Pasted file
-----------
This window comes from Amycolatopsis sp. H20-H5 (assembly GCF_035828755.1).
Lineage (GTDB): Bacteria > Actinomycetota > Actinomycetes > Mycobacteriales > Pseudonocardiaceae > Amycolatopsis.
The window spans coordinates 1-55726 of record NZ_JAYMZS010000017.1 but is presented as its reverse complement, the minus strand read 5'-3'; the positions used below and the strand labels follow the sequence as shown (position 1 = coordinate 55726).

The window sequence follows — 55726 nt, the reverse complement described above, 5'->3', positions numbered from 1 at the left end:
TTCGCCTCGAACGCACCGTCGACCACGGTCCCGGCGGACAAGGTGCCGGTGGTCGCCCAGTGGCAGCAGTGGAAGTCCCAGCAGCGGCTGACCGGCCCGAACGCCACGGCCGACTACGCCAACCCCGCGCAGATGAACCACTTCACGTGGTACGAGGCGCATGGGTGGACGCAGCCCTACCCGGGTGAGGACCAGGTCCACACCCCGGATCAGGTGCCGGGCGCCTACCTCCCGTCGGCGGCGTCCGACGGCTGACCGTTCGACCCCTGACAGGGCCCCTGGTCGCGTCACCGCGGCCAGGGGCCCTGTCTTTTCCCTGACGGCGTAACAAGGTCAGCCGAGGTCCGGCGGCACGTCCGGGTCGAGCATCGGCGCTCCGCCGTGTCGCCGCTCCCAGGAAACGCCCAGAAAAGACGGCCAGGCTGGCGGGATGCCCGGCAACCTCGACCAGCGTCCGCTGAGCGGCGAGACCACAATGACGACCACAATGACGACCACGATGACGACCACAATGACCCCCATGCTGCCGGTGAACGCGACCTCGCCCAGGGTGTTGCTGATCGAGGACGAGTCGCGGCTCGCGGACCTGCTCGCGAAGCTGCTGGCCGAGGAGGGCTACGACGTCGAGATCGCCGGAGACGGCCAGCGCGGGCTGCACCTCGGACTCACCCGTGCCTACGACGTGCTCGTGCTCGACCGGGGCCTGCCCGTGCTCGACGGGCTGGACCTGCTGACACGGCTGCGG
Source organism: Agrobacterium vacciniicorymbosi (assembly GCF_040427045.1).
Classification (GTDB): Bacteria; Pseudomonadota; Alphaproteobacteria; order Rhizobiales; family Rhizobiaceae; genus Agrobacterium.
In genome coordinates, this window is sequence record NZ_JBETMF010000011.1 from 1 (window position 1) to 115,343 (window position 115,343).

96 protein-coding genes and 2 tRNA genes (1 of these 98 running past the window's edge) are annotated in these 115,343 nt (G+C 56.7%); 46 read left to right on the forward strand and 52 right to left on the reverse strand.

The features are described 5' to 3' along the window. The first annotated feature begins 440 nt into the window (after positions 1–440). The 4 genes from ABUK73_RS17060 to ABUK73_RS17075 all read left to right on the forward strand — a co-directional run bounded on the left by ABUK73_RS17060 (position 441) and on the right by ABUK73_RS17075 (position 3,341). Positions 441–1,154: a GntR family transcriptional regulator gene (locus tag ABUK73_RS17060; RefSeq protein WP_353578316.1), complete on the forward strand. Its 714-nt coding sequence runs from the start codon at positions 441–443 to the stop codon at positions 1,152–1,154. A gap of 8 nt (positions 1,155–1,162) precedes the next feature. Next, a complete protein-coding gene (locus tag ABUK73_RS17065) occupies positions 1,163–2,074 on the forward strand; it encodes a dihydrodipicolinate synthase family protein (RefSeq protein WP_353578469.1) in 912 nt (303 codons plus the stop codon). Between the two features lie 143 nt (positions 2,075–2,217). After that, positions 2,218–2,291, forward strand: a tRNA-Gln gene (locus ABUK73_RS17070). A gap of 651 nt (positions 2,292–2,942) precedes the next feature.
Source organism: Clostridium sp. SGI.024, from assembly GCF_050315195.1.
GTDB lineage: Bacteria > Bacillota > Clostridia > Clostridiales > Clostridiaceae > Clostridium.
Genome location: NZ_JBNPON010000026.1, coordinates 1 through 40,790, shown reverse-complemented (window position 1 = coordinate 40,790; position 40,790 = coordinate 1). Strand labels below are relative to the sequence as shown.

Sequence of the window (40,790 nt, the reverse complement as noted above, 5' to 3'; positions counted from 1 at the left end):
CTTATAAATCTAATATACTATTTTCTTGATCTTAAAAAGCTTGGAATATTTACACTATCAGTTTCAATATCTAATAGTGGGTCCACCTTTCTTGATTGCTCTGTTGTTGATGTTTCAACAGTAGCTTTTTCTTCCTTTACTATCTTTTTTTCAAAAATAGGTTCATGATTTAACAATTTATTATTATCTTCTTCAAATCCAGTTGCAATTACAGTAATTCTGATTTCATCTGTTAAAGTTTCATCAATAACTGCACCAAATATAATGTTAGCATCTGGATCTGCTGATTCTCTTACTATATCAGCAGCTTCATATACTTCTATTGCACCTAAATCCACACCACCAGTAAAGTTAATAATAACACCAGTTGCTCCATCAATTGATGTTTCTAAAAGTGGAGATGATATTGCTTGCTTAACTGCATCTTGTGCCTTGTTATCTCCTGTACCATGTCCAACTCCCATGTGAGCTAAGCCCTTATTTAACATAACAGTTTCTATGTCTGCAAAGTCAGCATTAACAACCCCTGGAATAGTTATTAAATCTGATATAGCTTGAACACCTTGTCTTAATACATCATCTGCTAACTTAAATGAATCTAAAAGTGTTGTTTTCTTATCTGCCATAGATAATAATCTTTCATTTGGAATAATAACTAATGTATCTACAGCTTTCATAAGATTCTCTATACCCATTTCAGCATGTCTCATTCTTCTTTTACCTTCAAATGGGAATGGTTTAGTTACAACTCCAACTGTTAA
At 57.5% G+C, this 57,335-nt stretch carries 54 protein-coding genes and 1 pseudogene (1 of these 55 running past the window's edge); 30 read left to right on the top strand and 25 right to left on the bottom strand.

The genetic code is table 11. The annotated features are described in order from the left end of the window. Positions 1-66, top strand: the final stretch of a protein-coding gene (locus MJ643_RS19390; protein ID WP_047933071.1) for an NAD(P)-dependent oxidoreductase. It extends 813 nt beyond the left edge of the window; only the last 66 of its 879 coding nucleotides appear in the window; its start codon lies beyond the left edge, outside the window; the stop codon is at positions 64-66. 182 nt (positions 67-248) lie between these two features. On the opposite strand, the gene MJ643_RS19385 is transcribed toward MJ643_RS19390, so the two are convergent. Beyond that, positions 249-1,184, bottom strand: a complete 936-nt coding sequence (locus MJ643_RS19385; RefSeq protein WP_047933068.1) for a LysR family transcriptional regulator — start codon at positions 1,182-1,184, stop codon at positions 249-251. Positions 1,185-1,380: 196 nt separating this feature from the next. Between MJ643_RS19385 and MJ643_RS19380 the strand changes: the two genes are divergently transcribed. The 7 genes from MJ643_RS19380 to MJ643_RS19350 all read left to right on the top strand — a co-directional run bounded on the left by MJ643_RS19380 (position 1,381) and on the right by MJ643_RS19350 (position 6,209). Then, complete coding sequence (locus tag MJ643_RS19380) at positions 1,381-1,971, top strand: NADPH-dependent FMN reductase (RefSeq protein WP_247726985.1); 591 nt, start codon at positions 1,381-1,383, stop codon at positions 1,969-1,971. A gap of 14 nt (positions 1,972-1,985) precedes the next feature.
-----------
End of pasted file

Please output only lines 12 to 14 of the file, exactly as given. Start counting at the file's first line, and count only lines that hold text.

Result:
GTDB lineage: Bacteria > Bacillota > Clostridia > Clostridiales > Clostridiaceae > Clostridium.
Genome location: NZ_JBNPON010000026.1, coordinates 1 through 40,790, shown reverse-complemented (window position 1 = coordinate 40,790; position 40,790 = coordinate 1). Strand labels below are relative to the sequence as shown.

Sequence of the window (40,790 nt, the reverse complement as noted above, 5' to 3'; positions counted from 1 at the left end):